DataSheet1_The Magnitude of Black/Hispanic Disparity in COVID-19 Mortality Across United States Counties During the First Waves of the COVID-19 Pandem.PDF (356.32 kB)
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DataSheet1_The Magnitude of Black/Hispanic Disparity in COVID-19 Mortality Across United States Counties During the First Waves of the COVID-19 Pandemic.PDF

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posted on 20.12.2021, 16:14 by Cindy Im, Lalani L. Munasinghe, José M. Martínez, William Letsou, Farideh Bagherzadeh-Khiabani, Soudabeh Marin, Yutaka Yasui

Objectives: To quantify the Black/Hispanic disparity in COVID-19 mortality in the United States (US).

Methods: COVID-19 deaths in all US counties nationwide were analyzed to estimate COVID-19 mortality rate ratios by county-level proportions of Black/Hispanic residents, using mixed-effects Poisson regression. Excess COVID-19 mortality counts, relative to predicted under a counterfactual scenario of no racial/ethnic disparity gradient, were estimated.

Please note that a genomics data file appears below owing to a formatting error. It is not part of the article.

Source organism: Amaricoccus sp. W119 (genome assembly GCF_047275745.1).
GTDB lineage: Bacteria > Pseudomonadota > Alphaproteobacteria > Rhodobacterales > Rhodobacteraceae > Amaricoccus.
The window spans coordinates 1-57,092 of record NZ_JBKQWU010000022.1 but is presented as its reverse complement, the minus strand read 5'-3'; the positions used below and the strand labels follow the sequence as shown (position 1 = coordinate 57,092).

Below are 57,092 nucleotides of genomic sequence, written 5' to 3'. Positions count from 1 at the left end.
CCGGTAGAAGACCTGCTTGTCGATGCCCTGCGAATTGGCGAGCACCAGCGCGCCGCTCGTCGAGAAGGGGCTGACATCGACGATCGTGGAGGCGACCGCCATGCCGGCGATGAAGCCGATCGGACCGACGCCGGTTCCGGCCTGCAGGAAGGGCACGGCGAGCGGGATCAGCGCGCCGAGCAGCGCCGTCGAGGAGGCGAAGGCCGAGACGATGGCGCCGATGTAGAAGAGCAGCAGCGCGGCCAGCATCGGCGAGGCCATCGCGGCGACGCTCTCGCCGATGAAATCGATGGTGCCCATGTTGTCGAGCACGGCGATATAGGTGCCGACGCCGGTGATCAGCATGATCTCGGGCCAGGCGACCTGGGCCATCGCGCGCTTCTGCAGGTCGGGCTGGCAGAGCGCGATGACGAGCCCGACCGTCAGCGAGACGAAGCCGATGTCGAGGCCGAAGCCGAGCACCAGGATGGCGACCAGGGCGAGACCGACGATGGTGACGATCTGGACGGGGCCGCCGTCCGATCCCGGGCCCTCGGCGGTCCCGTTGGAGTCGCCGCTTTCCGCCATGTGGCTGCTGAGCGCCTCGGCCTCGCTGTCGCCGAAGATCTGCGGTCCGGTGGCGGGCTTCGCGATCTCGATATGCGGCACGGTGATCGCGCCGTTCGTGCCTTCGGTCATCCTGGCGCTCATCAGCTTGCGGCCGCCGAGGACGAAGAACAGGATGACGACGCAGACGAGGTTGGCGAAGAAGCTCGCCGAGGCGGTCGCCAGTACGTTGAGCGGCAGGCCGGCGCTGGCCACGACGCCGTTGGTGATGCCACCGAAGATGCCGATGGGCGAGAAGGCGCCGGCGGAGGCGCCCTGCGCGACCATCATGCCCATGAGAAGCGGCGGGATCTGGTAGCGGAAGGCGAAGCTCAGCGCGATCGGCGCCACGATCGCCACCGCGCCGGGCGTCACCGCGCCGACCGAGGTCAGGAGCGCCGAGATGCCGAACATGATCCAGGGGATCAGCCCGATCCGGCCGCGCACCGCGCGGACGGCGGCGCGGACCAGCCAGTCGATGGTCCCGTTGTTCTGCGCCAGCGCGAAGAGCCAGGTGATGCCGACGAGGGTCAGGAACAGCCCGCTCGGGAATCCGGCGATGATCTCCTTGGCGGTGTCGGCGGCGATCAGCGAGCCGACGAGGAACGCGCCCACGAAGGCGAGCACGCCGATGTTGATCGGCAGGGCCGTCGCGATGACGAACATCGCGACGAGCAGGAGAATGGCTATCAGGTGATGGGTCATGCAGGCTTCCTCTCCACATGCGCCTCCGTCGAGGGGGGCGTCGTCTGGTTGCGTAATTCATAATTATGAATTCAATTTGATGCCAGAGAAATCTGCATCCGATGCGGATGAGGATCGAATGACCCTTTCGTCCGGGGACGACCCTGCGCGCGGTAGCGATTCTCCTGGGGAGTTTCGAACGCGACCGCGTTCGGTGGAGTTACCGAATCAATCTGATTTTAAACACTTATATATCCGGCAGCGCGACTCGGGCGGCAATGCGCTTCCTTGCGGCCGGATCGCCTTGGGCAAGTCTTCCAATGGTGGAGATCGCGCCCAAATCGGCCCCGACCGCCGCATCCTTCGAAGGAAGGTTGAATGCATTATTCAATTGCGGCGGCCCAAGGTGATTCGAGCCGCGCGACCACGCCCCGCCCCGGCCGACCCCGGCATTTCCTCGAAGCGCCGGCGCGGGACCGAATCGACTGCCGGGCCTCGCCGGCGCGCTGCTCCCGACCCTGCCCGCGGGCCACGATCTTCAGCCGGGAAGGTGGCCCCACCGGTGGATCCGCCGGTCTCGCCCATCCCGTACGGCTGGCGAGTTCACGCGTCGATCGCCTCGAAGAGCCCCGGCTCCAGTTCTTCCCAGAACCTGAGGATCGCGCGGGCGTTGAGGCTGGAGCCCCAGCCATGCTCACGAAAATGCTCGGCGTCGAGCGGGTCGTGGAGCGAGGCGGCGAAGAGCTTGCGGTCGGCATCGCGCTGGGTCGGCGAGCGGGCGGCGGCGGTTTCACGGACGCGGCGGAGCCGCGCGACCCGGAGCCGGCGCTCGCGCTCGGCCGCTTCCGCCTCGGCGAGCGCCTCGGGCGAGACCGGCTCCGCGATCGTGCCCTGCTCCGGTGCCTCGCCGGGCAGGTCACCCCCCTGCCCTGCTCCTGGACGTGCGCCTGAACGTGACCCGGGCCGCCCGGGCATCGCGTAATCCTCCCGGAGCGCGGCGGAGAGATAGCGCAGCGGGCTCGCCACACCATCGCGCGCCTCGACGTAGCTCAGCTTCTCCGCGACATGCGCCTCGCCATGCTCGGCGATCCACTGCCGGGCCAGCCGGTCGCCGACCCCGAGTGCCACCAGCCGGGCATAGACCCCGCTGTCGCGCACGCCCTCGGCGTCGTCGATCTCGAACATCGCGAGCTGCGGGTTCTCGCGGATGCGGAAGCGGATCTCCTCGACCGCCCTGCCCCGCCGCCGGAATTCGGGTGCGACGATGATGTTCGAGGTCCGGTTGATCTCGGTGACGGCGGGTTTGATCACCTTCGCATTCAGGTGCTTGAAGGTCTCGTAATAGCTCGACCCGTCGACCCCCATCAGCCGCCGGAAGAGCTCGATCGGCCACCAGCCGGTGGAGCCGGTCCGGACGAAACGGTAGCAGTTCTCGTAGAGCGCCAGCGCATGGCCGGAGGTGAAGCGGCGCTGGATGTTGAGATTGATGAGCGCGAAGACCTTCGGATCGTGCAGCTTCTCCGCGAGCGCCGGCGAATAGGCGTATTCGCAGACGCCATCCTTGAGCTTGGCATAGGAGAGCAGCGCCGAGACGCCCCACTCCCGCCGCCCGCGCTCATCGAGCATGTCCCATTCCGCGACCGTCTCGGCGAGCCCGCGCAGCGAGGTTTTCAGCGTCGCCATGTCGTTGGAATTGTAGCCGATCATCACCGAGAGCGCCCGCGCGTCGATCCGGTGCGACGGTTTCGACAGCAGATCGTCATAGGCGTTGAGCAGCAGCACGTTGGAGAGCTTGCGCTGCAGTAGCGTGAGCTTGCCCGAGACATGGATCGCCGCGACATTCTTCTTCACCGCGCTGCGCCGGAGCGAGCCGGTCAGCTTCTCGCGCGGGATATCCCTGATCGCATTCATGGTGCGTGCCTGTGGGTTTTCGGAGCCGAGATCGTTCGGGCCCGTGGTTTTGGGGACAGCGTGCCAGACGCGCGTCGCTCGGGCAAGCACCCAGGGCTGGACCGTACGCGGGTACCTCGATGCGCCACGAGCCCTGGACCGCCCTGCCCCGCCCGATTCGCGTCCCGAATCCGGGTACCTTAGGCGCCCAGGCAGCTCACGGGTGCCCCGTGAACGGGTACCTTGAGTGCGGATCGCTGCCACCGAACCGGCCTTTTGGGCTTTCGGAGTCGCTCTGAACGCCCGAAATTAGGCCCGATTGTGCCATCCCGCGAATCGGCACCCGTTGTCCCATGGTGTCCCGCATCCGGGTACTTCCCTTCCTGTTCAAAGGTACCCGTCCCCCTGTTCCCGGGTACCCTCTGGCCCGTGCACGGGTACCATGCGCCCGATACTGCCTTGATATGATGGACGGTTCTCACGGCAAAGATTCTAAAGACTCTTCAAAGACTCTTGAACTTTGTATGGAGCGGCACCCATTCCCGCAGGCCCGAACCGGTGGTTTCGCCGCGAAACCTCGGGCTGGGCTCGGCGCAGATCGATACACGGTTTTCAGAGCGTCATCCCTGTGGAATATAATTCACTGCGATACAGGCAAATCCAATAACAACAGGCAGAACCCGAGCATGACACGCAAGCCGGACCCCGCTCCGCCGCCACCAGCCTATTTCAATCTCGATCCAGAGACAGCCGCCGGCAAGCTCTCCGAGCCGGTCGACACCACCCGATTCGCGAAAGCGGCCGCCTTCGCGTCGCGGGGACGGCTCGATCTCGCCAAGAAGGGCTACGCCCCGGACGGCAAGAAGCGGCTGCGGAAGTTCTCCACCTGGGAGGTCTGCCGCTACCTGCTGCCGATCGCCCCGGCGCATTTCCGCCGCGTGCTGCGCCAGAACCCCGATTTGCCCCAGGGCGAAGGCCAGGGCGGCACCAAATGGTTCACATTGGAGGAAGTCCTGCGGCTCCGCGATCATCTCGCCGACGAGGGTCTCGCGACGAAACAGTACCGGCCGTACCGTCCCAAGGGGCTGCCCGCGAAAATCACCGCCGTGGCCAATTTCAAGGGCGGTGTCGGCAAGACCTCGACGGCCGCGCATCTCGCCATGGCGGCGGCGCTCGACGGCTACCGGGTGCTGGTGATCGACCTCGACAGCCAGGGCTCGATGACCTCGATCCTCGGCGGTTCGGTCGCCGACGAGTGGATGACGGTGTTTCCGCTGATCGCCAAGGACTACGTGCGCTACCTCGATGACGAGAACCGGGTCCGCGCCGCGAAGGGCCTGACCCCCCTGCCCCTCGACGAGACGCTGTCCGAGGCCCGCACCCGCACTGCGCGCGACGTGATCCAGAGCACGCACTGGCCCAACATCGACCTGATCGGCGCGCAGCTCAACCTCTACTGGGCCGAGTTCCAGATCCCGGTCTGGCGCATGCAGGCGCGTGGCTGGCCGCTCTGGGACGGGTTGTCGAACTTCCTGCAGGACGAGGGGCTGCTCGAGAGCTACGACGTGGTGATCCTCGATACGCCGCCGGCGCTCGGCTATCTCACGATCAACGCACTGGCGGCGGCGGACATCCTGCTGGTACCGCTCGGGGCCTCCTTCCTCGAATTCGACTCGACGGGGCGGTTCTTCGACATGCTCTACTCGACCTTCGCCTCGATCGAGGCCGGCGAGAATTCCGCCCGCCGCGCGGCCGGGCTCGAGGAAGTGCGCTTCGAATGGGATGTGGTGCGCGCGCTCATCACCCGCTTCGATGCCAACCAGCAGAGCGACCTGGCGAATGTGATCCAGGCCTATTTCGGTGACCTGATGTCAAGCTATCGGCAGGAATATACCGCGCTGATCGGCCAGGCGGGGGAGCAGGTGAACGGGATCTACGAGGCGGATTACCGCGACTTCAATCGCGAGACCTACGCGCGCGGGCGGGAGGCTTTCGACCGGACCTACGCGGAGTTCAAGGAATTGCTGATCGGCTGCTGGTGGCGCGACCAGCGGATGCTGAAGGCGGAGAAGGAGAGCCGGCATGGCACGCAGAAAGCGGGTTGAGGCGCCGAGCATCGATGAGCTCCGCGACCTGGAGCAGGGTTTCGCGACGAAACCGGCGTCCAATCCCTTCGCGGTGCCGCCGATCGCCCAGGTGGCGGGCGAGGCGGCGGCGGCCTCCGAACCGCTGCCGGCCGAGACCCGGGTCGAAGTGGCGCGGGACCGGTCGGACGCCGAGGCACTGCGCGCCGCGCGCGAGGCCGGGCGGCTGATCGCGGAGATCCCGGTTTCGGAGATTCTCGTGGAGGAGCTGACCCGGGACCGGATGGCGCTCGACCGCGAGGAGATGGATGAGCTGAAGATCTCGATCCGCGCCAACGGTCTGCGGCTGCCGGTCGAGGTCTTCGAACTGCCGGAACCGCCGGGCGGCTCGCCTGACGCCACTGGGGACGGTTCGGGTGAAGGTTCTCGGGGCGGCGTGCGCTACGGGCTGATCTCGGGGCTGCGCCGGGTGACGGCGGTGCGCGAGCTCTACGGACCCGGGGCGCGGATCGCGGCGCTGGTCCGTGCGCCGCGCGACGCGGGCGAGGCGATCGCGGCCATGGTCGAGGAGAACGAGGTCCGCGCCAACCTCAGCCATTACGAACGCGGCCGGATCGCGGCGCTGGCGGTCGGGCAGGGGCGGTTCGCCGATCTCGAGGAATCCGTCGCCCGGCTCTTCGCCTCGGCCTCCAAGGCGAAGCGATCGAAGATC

Results: County-level COVID-19 mortality rates increased monotonically with county-level proportions of Black and Hispanic residents, up to 5.4-fold (≥43% Black) and 11.6-fold (≥55% Hispanic) higher compared to counties with <5% Black and <15% Hispanic residents, respectively, controlling for county-level poverty, age, and urbanization level. Had this disparity gradient not existed, the US COVID-19 death count would have been 92.1% lower (177,672 fewer deaths), making the rate comparable to other high-income countries with substantially lower COVID-19 death counts.

Conclusion: During the first 8 months of the SARS-CoV-2 pandemic, the US experienced the highest number of COVID-19 deaths. This COVID-19 mortality burden is strongly associated with county-level racial/ethnic diversity, explaining most US COVID-19 deaths.

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